Wednesday Rewind: Love Actually by @destroytheearth

I recently mentioned that I have a certain fondness for the film, Love Actually. This was met with the kind of derision normally reserved for people who read magical realism novels.

Nonetheless, I maintain that Love Actually is not only one of my favourite films, but also one of the best of the last decade or so. Hit the jump to find out why:

Above all else, the film is a comedy and it's a funny one at that. As per all Richard Curtis-scripted films, it is filled with wit. This is not just the man who wrote Four Weddings, but the man who wrote Blackadder. The vignette featuring The Office's Martin Freeman and the eponymous Stacey herself, Joanna Page , as two body doubles who meet naked, yet progress their relationship in an almost old-fashioned way is hilarious.

For the men, as well as the aforementioned Ms Page naked, you get the tale of My Family's Kris Marshall deciding to spend Christmas in America in the vain hope that he will have more success with the ladies there; the result is a true moment of comic genius. Elsewhere, Colin Firth's romance is textbook and Hugh Grant's version of Upstairs Downstairs would be a film in itself to a lesser writer. Simply, the film is filled with brilliant moments, including one of the most convincing Prime Ministerial speeches in history – it's just a shame the British Premier here isn't a real candidate. Above all else, Bill Nighy rocks, no matter what he's in.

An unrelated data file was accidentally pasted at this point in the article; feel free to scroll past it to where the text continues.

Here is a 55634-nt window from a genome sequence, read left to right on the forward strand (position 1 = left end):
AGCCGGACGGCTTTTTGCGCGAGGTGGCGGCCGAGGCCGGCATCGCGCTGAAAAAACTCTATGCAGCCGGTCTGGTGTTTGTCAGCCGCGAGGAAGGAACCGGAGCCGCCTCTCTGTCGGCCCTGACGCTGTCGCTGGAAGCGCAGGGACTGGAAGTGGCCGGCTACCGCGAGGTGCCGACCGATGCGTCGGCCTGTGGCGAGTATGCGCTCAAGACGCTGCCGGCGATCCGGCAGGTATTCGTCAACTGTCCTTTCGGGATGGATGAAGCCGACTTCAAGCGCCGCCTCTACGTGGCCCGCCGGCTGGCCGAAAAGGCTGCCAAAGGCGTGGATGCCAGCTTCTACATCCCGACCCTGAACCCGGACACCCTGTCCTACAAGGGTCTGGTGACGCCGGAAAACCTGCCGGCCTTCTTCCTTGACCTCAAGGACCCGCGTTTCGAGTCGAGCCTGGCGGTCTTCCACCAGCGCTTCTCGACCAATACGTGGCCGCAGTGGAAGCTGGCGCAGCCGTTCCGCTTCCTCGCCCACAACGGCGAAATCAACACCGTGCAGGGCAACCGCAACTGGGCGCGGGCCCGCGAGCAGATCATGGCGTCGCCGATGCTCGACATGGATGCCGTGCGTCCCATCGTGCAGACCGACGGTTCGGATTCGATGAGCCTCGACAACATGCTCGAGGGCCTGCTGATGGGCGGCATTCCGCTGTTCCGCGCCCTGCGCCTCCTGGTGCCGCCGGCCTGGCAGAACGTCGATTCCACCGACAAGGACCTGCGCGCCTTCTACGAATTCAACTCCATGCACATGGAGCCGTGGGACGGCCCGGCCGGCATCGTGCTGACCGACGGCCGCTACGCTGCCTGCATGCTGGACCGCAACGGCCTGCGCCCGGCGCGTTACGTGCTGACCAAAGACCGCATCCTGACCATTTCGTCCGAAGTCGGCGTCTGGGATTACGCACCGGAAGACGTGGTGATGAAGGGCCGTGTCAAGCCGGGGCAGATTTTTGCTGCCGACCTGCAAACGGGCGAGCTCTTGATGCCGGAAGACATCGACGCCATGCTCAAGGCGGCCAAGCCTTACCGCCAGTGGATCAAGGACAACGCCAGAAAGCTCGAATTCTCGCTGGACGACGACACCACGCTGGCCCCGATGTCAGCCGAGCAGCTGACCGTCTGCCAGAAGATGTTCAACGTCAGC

Beyond any of this, you have to appreciate the cast, possibly the finest ensemble ever put together. In addition to the above, you have Emma Thompson, Alan Rickman, Liam Neeson, Keira Knightley, Rowan Atkinson, Laura Linney and Billy Bob Thornton, it just keeps on going!

What's not to like? So what if it's a film about love; what are we, 12? The piece examines the emotion from every angle, familial, friendship, unrequited, blossoming, decaying, absent and even sexual. There has rarely been a more complete, or a more knowing, analysis of any subject in a single film, let alone a cheesy British comedy.

It's also one of the few films that actually benefits from the deleted scenes. Whilst you can understand the cuts, so much of what was left out is pure gold: a mother uniting with her troubled son against his school over the subject of visible farts; Rowan Atkinson's angel; and an even more frenetic finale. How a film can be so full of brilliance is beyond me. It makes you laugh, make you think and brings a tear to your eye. If you can't respect that then there's no hope for you.

So stop being such a bunch of snobs! Do you attack It's A Wonderful Life for being smaltzy? Then why ignore Love Actually, which is truly of the same calibre.

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